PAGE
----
Times Staff Writer

S o, did they fight or didn’t they? Was it a push or a punch? Was the Black Tower shakin’ from shovin’, or was it just heavin’ from a lot of huffin’ and puffin’?

Inquiring minds want to know.

Did Sidney J. Sheinberg, in the white corner, wearing the red trunks, out of Corpus Christi, Tex., by way of Columbia Law School, the president and chief executive officer of MCA-Universal, at 6-foot-2 and 180 pounds, and Frank Price, in the black corner, wearing the green trunks, from Decatur, Ill., out of Michigan State, the chairman of the motion picture group of Universal Pictures, at 5-foot-10 and 170 pounds, trade blows or not?

The New York Post’s sizzling Page 6 gossip column reported last Friday that there had been an “uproar” the day before on the 15th floor of Universal’s executive building and quoted un named studio sources as saying it “erupted into a fistfight” between Sheinberg and Price. It was already an old yarn here. By Thursday night, every alert waiter between Burbank and Beverly Hills had heard 10 different versions.


The steadiest buzz was that Sheinberg and Price had gotten physical during a finger-pointing session over the box-office egg laid by George Lucas’ $35-million “Howard the Duck.”

Reportedly, Sheinberg called Price and his marketing lieutenant Marvin Antonowsky on the carpet for pre-ordering network advertising time that couldn’t be withdrawn after the bad opening weekend, and was reminded by Price that it was he who had committed the $35 million in the first place.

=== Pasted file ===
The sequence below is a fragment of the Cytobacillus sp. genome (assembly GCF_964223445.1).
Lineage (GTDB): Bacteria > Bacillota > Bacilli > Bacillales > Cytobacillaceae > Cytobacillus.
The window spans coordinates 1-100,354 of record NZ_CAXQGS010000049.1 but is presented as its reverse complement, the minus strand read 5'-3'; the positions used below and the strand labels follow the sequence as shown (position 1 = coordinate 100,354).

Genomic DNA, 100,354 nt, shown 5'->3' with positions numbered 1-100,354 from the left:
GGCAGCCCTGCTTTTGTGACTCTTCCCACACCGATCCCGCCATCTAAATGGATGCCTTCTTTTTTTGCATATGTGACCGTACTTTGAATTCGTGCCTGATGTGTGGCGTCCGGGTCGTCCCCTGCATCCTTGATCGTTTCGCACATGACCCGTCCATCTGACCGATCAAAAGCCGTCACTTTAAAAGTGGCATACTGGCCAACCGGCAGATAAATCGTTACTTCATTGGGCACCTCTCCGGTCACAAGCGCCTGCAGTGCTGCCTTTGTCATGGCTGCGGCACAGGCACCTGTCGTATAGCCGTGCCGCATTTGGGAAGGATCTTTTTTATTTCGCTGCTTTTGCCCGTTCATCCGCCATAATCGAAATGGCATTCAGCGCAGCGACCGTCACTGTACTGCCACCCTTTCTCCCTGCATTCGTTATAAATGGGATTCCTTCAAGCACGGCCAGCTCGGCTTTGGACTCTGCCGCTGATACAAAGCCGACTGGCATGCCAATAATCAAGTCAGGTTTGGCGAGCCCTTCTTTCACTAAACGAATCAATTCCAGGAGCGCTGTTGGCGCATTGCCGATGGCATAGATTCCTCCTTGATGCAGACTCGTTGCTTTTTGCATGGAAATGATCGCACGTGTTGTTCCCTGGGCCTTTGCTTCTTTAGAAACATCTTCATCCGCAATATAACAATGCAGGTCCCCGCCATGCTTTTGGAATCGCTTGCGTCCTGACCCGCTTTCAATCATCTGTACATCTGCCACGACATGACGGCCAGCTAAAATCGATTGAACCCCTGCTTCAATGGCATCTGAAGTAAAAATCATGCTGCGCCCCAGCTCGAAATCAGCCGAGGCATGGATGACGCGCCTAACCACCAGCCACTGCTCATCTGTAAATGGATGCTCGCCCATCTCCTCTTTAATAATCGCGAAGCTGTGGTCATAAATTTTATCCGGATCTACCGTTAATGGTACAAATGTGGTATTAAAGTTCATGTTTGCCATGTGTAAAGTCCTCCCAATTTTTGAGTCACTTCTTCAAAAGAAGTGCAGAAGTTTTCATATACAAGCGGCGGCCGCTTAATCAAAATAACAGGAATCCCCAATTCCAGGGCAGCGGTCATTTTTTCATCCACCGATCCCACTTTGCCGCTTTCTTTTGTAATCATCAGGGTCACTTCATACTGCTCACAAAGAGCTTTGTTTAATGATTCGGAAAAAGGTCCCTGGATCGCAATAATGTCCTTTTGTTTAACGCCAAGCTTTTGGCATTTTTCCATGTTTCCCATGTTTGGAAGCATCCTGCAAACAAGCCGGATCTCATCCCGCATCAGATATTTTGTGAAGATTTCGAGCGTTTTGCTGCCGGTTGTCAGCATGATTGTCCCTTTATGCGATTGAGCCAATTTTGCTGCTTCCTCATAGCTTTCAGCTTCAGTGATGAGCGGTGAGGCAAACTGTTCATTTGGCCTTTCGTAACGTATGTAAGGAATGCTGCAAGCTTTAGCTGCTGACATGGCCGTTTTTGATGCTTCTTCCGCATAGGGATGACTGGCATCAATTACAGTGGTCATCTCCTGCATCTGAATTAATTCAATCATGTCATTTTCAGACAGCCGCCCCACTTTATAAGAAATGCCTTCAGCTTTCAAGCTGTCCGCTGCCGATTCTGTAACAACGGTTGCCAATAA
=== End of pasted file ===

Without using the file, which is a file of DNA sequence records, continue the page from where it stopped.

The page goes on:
Being called on the carpet in Sheinberg’s office can’t hurt you. It’s about a foot thick. But you never know about an elbow, or a knee. Does workman’s comp cover this sort of thing? As a rumor, the “Tiff in the Tower” has potential for greatness. On the face of it, it’s absurd, outrageous, too preposterous to pass on without some embarrassed qualifier. (“I don’t believe they actually hit each other, but so-and-so swears . . . “). The idea of two middle-age executives (Sheinberg is 52, Price 56) duking it out within the peaceful glow of Sheinberg’s “E.T.” poster sounds like something out of “Dr. Strangelove.” (“You can’t fight in the War Room.”) By the middle of this week, the fight had become such a dazzling piece of cocktail gossip that the chatter itself became news. When 20,000 people are saying the same thing at the same time, the noise takes on its own reality. I mean, somebody covered St. Vitus’ dance! Price and Sheinberg, neither of whom is often asked if he’s punched anybody in the last week, had different reactions when asked about the tiff in the Tower. “You mean the fistfight?” Price said, laughing. “Have you checked intensive care at Cedars Sinai to see how Sheinberg is doing?”

Price said that when the item was published in the New York Post, he joked to Sheinberg that as a way of stopping the rumor, they should get studio makeup people to dress them out with blackened eyes and puffed lips, then release a photo with a formal denial.

Sheinberg said he took the suggestion seriously. “We very nearly did it,” Sheinberg said, before giving way to his anger. “There is not one scintilla of truth to it,” Sheinberg said. “I don’t know how something goes from Page 6 in the New York Post to a serious inquiry from The Times. It’s a rumor started by idiots for the consumption of idiots.” What makes the rumble rumor different from ordinary Hollywood gossip is that the town was predisposed toward hearing about a blowup between Sheinberg and Price. It’s accepted as common knowledge in the industry that the two executives have had a cool relationship ever since MCA Chairman Lew Wasserman asked Price to rejoin Universal in the fall of 1983. (He ran the studio’s television division during the ‘70s.)